Re: Good on Microsoft

              "MS USA has indirect control over the data, in that they can tell the Irish company to hand it over, but the Irish company can only act within the laws of Ireland."

              They control the subsidiary, therefore they control the data. That's the view of the US court, and that's what we're talking about here. You're talking about the laws of Ireland and an Irish subsidiary that isn't in court - the parent company is...

              At the risk of repeating myself here - the US court could have gone through the correct channels (MLAT) and had the required info by now. The fact that they haven't would tend to suggest

              (a) somebody's on a fishing expedition,

              (b) somebody obtained a piece of evidence illegally and now they need to cover their tracks from a procedural point of view to avoid embarrassment (as in the recent Stingray case in Baltimore*)

              (c) they want to create some kind of precedent.

              * http://www.baltimoresun.com/news/maryland/baltimore-city/bs-md-ci-stingray-officer-contempt-20141117-story.html

              1. big_D Silver badge

                Re: Good on Microsoft

                I agree with you, I was just trying to clarify that one point for those who might not be so up on the subject.

                1. Snorlax

                  Re: Good on Microsoft

                  To be fair, anybody who read the article could have figured out what was going on without using too much brain power.

                  Your replies to my comments actually went off on a tangent, and didn't really add to what I had written...

              2. Anonymous Coward
                Anonymous Coward

                Re: Good on Microsoft

                > At the risk of repeating myself here - the US court could have gone through the correct channels (MLAT) and had the required info by now. The fact that they haven't would tend to suggest

                d) Maybe the judge is just incompetent?

                I have no idea how the legal system works in the US, how well prepared your average judge is, and how much they are assisted by their peers or offices in points of law or procedure. I would be curious to know if the above is a real possibility though.

        2. John Smith 19 Gold badge
          Gimp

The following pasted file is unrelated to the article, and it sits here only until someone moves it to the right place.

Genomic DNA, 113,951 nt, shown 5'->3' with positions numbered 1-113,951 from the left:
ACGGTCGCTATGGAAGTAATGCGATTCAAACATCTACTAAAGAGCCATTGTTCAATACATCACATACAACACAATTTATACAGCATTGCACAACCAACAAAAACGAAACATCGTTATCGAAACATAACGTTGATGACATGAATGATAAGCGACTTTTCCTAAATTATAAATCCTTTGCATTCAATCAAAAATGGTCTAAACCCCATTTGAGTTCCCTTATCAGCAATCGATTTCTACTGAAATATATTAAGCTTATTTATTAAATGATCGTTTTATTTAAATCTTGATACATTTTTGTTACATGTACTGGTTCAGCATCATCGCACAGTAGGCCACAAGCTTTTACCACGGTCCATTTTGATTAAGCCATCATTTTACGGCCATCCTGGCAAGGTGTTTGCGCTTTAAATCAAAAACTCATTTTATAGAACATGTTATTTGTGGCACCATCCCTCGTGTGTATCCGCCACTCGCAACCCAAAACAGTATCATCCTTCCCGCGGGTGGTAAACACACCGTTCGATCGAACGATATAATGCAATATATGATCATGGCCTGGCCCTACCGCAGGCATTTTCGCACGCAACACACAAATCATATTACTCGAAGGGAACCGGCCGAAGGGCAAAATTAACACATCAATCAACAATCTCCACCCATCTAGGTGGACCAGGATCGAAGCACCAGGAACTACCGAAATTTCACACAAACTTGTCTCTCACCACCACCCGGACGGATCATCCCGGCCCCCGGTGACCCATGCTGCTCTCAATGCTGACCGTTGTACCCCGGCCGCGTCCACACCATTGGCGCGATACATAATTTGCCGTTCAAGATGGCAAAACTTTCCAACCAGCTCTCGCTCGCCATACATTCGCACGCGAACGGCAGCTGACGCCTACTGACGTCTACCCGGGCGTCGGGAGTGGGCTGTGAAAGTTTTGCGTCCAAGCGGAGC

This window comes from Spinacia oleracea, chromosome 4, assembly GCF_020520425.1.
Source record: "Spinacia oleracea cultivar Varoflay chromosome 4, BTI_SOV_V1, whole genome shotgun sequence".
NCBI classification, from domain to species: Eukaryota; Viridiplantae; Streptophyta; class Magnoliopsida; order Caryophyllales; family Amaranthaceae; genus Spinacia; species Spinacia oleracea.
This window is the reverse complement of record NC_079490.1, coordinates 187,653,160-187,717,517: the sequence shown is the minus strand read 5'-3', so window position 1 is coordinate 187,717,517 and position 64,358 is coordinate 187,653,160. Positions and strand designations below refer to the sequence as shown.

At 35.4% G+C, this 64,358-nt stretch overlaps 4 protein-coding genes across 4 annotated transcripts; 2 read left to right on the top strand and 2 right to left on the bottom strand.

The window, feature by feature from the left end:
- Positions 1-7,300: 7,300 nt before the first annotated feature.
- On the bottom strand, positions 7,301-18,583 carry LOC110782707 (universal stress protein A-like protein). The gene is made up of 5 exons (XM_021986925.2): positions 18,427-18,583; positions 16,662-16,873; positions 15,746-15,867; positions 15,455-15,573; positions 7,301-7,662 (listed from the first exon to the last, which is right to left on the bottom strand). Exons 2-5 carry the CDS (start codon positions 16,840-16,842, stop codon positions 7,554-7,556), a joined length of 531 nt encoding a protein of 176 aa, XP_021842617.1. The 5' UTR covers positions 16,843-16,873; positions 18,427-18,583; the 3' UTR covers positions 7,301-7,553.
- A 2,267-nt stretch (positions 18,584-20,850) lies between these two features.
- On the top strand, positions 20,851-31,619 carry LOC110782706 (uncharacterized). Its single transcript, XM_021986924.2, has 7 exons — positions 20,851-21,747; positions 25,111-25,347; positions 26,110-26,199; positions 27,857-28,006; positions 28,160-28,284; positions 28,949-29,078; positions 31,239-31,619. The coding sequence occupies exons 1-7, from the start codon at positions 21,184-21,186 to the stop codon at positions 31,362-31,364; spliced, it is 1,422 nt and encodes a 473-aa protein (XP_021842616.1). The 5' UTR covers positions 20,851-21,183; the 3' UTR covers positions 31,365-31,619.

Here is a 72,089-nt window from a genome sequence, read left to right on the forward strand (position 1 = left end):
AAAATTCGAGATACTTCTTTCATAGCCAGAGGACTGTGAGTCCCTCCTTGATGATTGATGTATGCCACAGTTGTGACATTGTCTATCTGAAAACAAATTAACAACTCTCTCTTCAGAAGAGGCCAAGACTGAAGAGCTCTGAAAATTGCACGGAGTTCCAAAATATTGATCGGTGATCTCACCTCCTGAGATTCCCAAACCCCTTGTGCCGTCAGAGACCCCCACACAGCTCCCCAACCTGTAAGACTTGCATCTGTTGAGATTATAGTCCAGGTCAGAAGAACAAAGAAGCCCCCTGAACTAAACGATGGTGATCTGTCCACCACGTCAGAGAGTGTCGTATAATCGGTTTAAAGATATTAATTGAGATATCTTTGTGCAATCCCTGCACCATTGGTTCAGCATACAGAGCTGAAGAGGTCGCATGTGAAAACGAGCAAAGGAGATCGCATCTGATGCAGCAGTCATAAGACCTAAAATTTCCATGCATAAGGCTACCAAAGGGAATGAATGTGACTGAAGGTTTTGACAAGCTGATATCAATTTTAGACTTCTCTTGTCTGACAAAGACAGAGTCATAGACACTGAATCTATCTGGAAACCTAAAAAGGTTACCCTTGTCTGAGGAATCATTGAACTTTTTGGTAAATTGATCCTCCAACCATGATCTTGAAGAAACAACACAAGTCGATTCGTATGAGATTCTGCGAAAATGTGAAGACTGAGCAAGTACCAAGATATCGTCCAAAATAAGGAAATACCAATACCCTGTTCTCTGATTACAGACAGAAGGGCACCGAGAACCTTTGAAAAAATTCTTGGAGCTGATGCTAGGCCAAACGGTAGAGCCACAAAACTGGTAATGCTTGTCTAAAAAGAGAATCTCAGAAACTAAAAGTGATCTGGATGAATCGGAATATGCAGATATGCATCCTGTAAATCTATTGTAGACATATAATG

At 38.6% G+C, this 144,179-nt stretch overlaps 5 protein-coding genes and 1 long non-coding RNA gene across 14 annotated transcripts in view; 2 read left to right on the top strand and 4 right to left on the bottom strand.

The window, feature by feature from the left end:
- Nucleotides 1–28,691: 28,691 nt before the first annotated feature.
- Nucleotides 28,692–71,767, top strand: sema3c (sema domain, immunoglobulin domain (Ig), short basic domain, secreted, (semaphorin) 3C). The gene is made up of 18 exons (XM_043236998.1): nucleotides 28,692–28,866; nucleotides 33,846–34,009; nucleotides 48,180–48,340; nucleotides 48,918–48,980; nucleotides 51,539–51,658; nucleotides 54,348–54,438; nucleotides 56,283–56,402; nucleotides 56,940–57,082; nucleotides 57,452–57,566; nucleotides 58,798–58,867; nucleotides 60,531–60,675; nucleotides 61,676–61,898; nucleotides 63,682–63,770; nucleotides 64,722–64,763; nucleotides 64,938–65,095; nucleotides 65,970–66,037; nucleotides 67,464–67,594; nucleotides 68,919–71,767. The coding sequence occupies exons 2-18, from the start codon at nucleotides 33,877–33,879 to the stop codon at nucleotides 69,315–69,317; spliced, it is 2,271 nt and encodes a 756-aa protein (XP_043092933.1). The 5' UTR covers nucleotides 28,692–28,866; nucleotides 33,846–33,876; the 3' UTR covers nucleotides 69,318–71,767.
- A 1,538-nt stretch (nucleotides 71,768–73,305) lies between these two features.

"They just happen to be owned by Microsoft Inc. in the USA."

          THE PATRIOT Act applies.

          Therefor All your data belong to USG.

          "Personal information" to customers

          "Business records" to business

          Makes f**k all difference to USG.

      3. Fluffy Bunny
        Holmes

        Re: Good on Microsoft

        "Why wouldn't the US cooperate if, for example, China wanted to subpoena data held in a US data centre by a Chinese citizen subject to prosecution?"

        Because most of the things you can get shot for in China aren't even crimes in the US. Or most civilised parts of the world.

    3. kmac499

      Re: Good on Microsoft

      Doesn't really matter whether MS is taking the attitude from a purely moral point of view, or defending it's business model in the eyes of it's international customers, they have to defend this action.

      A possible future option will be to host servers in a jurisidiction that will not demure to the US, China maybe ??

      1. Snorlax
        Facepalm

        Re: Good on Microsoft

        'A possible future option will be to host servers in a jurisidiction that will not demure to the US, China maybe ??'

        The word is "demur" not "demure", and I don't see anything in the article about Ireland cooperating with the US in this matter. In fact it you might want to ask yourself why the US court hasn't gone through the correct legal channels, and got the Irish courts to make an order for the data to be handed over.

        The issue is that a US court thinks a US company should hand over data it controls, even if it's outside the jurisdiction. Whether it's in China, Ireland or the South Pole is immaterial to them.

        1. 's water music

          Re: Good on Microsoft

          'A possible future option will be to host servers in a jurisidiction that will not demure to the US, China maybe ??'

          The word is "demur" not "demure"

          If we are going to be pedantic it might be worth pointing out that that the PP probably meant that (s)he did want the hypothetical jurisdiction to demur at a request for data by the US. My aunt, who I live with, (and who is demure) certainly would.

      2. Anonymous Coward
        Big Brother

        Re: Good on Microsoft

        "A possible future option will be to host servers in a jurisidiction that will not demure to the US, China maybe ??"

        Exit frying pan, enter fire...

  3. The Vociferous Time Waster

    One rule for Uncle Sam

    USA - greatest threat to freedom in the modern world

  4. Snorlax
    Black Helicopters

    Tricky situation for Microsoft...

    I shouldn't think Microsoft (or any other corporation) give a crap about the privacy of your data sitting in an Irish data center.

    The only issue for them is to shore up public confidence in their cloud offerings in a post-Snowden world.

    Speaking of Snowden, are we really to believe that the emails in question haven't been read by some three- or four-letter-agency already? Maybe there's a bit of parallel construction going on?

    1. Anonymous Coward
      Anonymous Coward

      Re: Tricky situation for Microsoft...